“Contemporary national and international economic imperatives suggest that to confine social dialogue to labour market issues grossly understates the overwhelming influence of the macroeconomic environment on the world of work.  The reality is that the changes that are today taking place in the labour market are generally just one phenomenon in a much larger and complex macro-economic policy framework.”

In some countries, social dialogue is regarded as an all-embracing concept where workers, employers and Government enter into discussions on various issues of national importance.  These discussions are varied and could range from economic issues (such as the effect of technological change on employment and job redundancies in uncompetitive industrial sectors) to social issues (crime, poverty reduction, gender equality, HIV/AIDS awareness, etc).

By engaging in social dialogue, parties to the agreement participate in a process that encourages the exchange of ideas and the consideration of each other’s point of view. In more advanced examples such as the social partnership of Ireland, parties to the agreement are appraised of the latest economic and social developments affecting the country. Through continuous consultation and negotiation, all parties endeavour to identify mutually acceptable approaches to issues such as wage negotiations and redundancies in uncompetitive economic sectors.Furthermore, all parties agree to conduct discussions that are based on key principles such as trust, transparency and respect for alternate opinions.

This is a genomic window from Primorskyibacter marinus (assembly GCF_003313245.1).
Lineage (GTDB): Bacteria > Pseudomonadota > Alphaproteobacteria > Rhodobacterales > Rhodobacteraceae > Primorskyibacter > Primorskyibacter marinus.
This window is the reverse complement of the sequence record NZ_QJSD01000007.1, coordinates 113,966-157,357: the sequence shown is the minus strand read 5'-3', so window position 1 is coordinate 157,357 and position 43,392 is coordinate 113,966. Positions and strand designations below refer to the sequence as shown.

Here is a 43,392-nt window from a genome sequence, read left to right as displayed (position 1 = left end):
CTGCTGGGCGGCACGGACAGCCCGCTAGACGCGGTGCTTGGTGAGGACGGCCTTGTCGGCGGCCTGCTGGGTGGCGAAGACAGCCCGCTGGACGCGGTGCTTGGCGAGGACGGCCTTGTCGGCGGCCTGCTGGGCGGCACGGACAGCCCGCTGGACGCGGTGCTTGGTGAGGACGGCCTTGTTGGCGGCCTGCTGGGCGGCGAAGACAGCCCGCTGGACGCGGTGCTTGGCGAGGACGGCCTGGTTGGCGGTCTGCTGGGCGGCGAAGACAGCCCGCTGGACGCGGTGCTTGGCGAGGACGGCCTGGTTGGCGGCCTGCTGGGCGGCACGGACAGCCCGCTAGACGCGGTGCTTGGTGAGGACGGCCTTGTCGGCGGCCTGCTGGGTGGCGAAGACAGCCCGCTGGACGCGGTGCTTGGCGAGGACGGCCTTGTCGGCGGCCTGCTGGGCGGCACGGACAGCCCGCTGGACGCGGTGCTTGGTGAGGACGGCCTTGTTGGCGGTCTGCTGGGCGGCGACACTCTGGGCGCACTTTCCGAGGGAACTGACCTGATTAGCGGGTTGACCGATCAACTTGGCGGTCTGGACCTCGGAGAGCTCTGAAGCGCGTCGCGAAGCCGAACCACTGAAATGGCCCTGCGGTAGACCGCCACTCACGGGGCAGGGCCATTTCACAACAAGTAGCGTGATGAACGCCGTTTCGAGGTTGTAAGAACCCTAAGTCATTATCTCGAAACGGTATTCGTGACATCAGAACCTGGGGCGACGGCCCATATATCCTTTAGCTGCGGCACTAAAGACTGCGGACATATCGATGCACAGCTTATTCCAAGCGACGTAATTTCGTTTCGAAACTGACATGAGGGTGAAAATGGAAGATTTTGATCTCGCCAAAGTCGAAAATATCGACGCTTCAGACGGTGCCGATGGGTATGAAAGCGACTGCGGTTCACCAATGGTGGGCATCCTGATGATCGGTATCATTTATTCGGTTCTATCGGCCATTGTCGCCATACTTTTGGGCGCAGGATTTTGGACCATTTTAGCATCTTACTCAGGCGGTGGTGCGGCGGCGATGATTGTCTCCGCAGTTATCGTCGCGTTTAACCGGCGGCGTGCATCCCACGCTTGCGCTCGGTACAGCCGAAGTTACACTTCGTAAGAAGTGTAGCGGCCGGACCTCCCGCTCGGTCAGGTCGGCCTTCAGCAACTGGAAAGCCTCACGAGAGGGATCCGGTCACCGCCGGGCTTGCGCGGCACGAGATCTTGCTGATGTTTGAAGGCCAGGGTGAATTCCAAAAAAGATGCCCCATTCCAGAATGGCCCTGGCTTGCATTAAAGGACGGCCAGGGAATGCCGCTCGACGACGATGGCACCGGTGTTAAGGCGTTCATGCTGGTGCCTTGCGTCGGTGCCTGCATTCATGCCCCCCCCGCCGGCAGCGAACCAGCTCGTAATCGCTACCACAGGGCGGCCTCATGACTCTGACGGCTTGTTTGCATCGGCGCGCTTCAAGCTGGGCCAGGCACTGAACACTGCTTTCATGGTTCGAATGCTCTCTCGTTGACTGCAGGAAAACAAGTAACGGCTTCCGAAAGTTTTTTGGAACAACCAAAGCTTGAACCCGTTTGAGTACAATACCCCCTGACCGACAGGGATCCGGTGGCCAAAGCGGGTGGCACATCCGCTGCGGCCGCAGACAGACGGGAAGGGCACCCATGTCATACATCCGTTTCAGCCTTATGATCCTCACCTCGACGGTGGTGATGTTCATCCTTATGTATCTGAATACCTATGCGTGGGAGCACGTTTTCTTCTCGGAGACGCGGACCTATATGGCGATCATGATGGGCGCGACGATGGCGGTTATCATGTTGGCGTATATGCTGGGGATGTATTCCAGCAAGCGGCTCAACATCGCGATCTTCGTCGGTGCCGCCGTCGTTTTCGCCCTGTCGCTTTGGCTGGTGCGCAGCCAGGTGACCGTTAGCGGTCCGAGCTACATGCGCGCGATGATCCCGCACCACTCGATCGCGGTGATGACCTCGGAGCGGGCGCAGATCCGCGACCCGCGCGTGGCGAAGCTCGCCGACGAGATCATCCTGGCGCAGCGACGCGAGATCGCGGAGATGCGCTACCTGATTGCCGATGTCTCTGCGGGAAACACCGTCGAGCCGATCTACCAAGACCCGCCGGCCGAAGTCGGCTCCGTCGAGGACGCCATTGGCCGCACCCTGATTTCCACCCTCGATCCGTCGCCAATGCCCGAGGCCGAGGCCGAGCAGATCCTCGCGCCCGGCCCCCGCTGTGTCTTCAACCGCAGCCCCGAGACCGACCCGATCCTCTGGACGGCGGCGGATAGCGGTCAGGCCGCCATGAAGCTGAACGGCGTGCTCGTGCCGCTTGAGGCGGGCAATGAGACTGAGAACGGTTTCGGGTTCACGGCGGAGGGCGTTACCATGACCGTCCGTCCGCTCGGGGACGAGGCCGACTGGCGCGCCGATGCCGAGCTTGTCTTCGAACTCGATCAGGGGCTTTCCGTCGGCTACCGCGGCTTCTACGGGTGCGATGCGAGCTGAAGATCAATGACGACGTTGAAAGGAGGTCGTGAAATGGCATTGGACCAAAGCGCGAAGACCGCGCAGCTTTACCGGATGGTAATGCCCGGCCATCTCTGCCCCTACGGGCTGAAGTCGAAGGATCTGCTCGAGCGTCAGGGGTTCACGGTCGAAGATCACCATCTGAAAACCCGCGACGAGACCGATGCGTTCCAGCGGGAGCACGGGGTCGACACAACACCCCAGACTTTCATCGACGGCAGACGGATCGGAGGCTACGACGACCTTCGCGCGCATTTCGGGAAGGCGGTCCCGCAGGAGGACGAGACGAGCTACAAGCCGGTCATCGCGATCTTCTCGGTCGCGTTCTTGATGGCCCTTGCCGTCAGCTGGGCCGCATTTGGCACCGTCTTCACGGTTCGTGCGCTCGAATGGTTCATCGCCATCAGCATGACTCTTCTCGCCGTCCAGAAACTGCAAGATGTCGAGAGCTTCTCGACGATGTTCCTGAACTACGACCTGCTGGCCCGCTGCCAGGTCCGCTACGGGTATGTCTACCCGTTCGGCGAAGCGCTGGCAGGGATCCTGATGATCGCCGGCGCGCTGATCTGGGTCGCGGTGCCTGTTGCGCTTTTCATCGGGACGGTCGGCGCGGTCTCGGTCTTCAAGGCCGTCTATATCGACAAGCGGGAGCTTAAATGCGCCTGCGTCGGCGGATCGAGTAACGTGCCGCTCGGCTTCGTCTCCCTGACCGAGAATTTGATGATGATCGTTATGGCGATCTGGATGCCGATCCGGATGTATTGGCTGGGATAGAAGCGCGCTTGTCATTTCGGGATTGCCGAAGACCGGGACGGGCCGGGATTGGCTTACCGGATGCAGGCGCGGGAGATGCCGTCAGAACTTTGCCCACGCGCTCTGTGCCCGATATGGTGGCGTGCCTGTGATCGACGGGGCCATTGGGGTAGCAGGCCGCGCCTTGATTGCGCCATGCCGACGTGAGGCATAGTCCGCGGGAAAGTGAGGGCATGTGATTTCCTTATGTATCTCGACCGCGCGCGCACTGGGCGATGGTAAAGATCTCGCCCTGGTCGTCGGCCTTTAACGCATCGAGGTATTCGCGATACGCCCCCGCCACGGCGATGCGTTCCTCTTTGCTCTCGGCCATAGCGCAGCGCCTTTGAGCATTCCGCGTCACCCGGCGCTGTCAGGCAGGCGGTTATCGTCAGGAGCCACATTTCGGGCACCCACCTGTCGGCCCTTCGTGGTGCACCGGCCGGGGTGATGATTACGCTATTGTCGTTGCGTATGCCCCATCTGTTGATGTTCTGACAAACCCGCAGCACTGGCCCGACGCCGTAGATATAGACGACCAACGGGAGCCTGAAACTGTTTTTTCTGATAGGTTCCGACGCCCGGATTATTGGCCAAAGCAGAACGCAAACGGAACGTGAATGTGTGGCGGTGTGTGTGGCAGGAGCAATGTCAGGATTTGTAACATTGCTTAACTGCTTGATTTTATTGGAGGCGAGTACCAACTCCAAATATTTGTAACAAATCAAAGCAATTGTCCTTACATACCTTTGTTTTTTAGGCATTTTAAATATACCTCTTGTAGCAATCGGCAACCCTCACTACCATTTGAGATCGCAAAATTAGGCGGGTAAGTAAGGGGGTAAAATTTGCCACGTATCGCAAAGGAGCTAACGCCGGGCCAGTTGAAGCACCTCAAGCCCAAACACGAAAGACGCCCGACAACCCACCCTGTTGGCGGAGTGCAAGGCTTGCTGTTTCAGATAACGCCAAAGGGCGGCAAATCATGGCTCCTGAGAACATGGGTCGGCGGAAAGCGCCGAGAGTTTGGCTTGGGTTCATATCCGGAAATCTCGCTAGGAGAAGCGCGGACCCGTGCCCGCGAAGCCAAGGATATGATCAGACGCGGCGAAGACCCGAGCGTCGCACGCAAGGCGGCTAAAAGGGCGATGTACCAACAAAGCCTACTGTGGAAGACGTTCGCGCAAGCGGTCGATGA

Each party, whether worker, employer or government representative, is provided with an avenue to voice their concerns to each other.  By creating a playing field where all parties can converge and listen to each other’s points of view, a mechanism is created where grievances could be solved in an amicable manner, thereby diminishing the prospect of costly industrial action that could not only harm all parties, but the economic sector in which they operate, as well as the wider economy. Moreover, the existence of such a mechanism can serve to be instrumental to the quick diffusion of any mistrust and ambiguities that could arise through the lack of communication.